Police urged to get tough on beggars

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Home Affairs Correspondent

Police and voluntary workers are to be urged to get tough with vagrants, drunks and beggars, in an attempt to clean up the streets.

The Government is reviewing vagrancy and other laws to see if police have sufficient powers to deal with aggressive beggars. At the same time it is planning to set targets for hostels and out-reach workers to get long-term and needy homeless into accommodation and treatment centres.

The proposals come just a month after Jack Straw, the shadow Home Secretary, ran into controversy when he said there should be more effort to clear the streets of aggressive car windscreen cleaners, graffiti artists, beggars, drunks and drug addicts.

They were spelled out in the 70-page consultation document yesterday, which said: "Those who intimidate others or who attempt fraudulently to procure charitable contributions must expect to be prosecuted. Begging is distressing for members of the public and visitors alike."

The moves form part of a planned extension to the Government's Rough Sleeping Initiative - a widely acclaimed homelessness programme that has succeeded in reducing the numbers sleeping on London's street from more than 1,000 six years ago to about 270 now.

But while continued funding for the programme was yesterday welcomed by welfare groups and charities, there were concerns about the proposal to "get tough" with those who are determined to remain on the streets.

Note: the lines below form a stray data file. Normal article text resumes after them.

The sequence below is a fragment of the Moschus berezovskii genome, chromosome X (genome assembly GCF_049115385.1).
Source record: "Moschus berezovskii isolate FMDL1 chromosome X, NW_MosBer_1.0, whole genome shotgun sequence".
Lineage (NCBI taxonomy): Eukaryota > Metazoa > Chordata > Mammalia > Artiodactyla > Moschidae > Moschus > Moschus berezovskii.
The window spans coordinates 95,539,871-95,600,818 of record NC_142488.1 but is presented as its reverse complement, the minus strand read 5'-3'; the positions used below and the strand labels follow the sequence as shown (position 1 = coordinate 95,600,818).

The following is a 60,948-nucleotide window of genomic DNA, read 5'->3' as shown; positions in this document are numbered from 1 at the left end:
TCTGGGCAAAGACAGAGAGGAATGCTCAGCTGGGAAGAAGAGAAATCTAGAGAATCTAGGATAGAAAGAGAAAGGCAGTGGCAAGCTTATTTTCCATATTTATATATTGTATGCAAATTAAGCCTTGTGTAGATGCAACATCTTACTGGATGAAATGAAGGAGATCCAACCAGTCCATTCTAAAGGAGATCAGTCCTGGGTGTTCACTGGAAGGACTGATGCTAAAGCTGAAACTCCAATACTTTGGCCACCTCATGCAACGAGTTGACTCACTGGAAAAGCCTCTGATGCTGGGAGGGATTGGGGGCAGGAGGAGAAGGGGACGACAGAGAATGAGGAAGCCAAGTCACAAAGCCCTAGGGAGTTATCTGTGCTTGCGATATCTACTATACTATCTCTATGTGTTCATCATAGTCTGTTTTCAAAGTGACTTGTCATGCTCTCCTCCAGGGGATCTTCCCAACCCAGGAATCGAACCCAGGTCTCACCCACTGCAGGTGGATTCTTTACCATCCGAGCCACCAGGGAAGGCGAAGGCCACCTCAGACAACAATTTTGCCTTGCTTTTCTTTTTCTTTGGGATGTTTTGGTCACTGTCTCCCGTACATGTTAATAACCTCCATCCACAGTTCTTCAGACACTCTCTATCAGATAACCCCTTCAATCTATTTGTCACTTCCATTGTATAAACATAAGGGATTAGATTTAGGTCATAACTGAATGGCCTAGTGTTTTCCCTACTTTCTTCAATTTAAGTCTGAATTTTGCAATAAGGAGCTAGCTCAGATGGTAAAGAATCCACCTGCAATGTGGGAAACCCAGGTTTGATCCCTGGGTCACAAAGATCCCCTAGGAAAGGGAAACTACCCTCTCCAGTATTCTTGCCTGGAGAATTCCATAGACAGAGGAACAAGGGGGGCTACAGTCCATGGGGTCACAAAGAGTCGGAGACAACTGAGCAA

The Government paper reveals that as many as half of them are heavy drinkers, around one- third mentally ill and one in six on drugs.

Yesterday Sarah Moseley, a spokeswoman for Centrepoint, the charity for homeless young people, said: "The success of the scheme has depended upon close co-operation between police, the voluntary agencies and the homeless themselves. To suddenly start forcing people off the streets and into accommodation will only be counterproductive."

However, the paper makes it clear that ministers do not believe that resorting to the criminal law offers a long term solution to the problem and that it would only form one part of a "multi-agency campaign" to solve the homeless problem.

It invites views on more effective outreach and resettlement work and the provision of "wet" shelters - hostels where alcohol can be drunk, an incentive to get those with drink problems off the streets.

The paper also requests information and views from local authorities and others outside central London to see if its success can be extended.